Tribeca Review: Newcastle

A well meaning but ineffective coming-of-age story set on the surfing beaches of the industrial mining center of Newcastle, Australia.  Mediocre action footage and tedious angst make for a film that is an effort to watch

Jesse (Lachlan Buchanan) lives with his twin brother Fergus (Xavier Samuel) and older brother Victor (Reshad Strik).  They are all part of a community of teenage and 20-something surfers who use the beach as their alternate reality.  They need an alternate reality because their real lives revolve around the ultimate destiny of most of the young men of Newcastle which is to work in the burgeoning coal mines of the region.

In what is the only above-average photography in the film, the coal freighters  are shown off the coast, at anchor, while the young men perform their surfing moves in the foreground.  The result is a very nice combination of the pristine and the foul, of the graceful and the disgraceful.  The viewer can hardly believe that the beautiful, translucent emerald green water and the coarse, oily hulks of the freighter can exist in the same medium.

Beyond that visual effect, which is repeated too many times throughout the film, there is little else to look at.  The surfing is terrible.  The waves are small and the moves are amateurish and yet the surfing is held up as something that validates the characters in the film.  What these characters needed was skate boards so as not to compete with the spectacular surfing extravaganzas that viewers can see almost every week on TV.

Jesse’s older brother Victor is a failure in the world of competitive surfing, apparently having had a bad day and blown his chance to get out of Newcastle.  Unfortunately the audience is not given a clue as to why this happened or what could possibly have led the boy to think he would be a national champion to begin with.  As a result he comes off as a simple bully who has somehow failed to mature. 

In any event, the older brother is jealous, bitter and resentful of his younger sibling for attempting to do what he could not.  As a result we are forced to watch tedious and very poorly acted macho acting out that would seem more in place in a college fraternity than a family.

The scenario of the film is that two of the larger group of surfer friends have been chosen to compete in the stereotypical surfing competition of all time.  This is the stuff that makes dreams come true, but the audience will never buy it.  There is no action presented that any average viewer could use to justify who is best or why they are best.  It is all just mediocre.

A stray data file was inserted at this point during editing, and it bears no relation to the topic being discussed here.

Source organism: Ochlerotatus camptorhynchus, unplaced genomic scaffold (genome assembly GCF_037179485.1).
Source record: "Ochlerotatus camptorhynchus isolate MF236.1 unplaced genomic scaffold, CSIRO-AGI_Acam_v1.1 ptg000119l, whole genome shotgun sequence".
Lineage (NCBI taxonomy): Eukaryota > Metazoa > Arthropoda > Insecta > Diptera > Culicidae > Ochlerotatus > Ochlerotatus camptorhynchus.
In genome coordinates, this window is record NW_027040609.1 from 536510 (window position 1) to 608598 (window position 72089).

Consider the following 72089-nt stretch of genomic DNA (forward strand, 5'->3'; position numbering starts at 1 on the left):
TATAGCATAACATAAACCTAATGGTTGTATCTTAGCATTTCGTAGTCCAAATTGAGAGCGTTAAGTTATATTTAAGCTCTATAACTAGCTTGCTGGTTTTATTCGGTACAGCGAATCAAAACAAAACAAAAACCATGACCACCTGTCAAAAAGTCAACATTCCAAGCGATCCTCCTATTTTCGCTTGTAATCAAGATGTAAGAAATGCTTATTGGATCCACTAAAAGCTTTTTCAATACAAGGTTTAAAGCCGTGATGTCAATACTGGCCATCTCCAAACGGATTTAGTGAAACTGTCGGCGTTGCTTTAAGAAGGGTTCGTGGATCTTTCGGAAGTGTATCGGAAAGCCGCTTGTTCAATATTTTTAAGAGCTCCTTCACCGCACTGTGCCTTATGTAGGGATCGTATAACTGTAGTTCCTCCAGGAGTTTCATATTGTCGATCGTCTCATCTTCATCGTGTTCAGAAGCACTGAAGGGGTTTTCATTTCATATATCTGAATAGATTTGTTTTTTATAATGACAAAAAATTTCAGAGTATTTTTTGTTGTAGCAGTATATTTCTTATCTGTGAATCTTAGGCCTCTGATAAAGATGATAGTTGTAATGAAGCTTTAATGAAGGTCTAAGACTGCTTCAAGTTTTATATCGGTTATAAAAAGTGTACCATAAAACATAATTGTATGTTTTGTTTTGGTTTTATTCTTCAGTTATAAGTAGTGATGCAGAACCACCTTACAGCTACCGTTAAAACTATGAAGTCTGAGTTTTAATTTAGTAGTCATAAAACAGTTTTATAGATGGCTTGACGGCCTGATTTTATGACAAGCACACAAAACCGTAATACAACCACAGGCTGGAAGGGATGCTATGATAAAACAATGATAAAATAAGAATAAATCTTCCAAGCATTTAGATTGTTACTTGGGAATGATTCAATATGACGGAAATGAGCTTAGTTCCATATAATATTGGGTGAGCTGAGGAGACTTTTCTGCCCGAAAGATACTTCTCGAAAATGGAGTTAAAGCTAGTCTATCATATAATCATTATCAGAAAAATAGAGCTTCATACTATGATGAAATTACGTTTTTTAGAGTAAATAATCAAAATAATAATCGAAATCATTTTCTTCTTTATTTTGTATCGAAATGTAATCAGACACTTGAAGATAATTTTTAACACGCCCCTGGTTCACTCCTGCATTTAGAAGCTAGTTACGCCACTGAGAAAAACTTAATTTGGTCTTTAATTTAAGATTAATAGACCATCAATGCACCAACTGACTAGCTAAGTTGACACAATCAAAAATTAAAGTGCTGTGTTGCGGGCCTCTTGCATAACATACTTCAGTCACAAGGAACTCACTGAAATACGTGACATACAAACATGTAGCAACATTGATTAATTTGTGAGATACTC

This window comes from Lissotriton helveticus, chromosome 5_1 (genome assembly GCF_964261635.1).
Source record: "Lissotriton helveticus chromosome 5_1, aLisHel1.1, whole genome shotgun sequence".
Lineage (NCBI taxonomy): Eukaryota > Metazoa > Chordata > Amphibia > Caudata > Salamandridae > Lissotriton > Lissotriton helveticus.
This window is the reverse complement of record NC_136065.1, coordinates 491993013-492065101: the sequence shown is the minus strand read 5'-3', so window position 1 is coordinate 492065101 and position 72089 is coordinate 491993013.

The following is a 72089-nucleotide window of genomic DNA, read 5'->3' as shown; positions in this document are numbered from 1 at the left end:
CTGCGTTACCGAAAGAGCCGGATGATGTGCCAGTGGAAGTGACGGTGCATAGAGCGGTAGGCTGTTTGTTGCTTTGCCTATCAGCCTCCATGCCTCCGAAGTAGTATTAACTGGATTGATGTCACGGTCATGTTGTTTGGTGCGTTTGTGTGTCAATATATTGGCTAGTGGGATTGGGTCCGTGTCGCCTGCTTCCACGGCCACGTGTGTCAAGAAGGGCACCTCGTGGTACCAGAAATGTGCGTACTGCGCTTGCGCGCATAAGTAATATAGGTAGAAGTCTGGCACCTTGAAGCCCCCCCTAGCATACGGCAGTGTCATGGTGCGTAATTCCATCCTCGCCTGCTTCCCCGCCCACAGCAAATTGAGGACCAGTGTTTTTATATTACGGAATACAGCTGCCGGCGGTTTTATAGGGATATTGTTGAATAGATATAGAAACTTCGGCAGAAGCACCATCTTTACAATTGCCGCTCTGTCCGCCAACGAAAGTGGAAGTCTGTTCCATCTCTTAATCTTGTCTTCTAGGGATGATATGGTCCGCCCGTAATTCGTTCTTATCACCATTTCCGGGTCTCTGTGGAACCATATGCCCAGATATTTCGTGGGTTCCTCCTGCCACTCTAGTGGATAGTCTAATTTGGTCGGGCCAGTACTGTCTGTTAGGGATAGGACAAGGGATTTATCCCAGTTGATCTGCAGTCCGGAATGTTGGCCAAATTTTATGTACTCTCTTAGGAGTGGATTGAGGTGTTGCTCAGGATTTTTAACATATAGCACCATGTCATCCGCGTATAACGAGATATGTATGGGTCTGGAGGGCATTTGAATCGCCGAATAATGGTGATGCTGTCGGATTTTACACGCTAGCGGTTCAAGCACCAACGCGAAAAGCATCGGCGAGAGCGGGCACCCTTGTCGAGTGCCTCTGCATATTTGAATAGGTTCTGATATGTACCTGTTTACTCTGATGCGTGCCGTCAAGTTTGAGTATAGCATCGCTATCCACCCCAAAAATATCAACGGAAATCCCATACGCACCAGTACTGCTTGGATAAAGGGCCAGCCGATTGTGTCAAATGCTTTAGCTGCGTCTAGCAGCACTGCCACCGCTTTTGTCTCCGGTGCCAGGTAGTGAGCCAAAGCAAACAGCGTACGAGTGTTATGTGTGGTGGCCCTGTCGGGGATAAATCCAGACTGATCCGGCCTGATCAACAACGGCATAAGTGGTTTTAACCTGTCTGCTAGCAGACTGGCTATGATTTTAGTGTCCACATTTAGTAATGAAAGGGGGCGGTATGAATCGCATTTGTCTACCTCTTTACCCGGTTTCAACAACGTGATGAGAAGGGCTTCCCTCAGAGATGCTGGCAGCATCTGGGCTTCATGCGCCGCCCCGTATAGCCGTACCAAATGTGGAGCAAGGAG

Two girls are presented as part of the group but they have little to say, and even less to do.  The intent is to generate some love interest but their parts are almost completely non-existent.  Their passive natures fail to couple with the sibling rivalry and eventual closure that the brothers achieve.  There is no reason to have the girls’ parts in the film.  Was this the director’s intent?

On the other hand, Fergus’ awakening of his sexual attraction to other males is thrown in for good measure.  Although this echoes writer/director Dan Castles previous success with his award winning “The Visitor” (2002) it does nothing to make this film move forward.  To many good angles are left unexplored and the least interesting are spotlighted.

In the end, one of the group is forced to pay the ultimate price when some inexplicable and invisible surfing accident comes into play.  The result is the most maudlin and hackneyed surfer death ceremony ever seen on screen.  Nobody, surfer or otherwise will buy this cornball scene.  Of course, Jesse now comes to the fore, the understudy who gets the big break because he is, well, nice.

In the end, everybody learns lessons, but theory are lessons most of us have learned long before.  We don’t need to buy a ticket for this education.

Release: Tribeca Film Festival
MPAA: Not Rated
Runtime: 107 minutes
Country: Australia
Language: English
Color: Color

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